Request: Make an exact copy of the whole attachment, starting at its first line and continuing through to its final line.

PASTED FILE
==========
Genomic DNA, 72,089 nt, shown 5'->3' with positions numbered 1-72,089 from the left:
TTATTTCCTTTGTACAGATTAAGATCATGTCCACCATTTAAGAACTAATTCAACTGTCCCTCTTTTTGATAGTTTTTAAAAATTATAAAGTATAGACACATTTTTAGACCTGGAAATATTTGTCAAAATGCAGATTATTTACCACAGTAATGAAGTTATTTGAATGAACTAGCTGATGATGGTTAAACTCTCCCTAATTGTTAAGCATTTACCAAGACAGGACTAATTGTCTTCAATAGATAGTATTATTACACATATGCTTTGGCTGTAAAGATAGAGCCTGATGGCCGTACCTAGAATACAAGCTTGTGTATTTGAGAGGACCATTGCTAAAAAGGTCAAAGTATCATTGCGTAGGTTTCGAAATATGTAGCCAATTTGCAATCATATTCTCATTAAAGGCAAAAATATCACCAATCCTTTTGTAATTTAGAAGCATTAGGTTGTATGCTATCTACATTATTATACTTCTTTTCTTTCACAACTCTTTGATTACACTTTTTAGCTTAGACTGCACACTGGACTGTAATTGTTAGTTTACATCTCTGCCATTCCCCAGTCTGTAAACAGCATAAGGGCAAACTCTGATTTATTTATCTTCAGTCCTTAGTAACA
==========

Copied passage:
Genomic DNA, 72,089 nt, shown 5'->3' with positions numbered 1-72,089 from the left:
TTATTTCCTTTGTACAGATTAAGATCATGTCCACCATTTAAGAACTAATTCAACTGTCCCTCTTTTTGATAGTTTTTAAAAATTATAAAGTATAGACACATTTTTAGACCTGGAAATATTTGTCAAAATGCAGATTATTTACCACAGTAATGAAGTTATTTGAATGAACTAGCTGATGATGGTTAAACTCTCCCTAATTGTTAAGCATTTACCAAGACAGGACTAATTGTCTTCAATAGATAGTATTATTACACATATGCTTTGGCTGTAAAGATAGAGCCTGATGGCCGTACCTAGAATACAAGCTTGTGTATTTGAGAGGACCATTGCTAAAAAGGTCAAAGTATCATTGCGTAGGTTTCGAAATATGTAGCCAATTTGCAATCATATTCTCATTAAAGGCAAAAATATCACCAATCCTTTTGTAATTTAGAAGCATTAGGTTGTATGCTATCTACATTATTATACTTCTTTTCTTTCACAACTCTTTGATTACACTTTTTAGCTTAGACTGCACACTGGACTGTAATTGTTAGTTTACATCTCTGCCATTCCCCAGTCTGTAAACAGCATAAGGGCAAACTCTGATTTATTTATCTTCAGTCCTTAGTAACA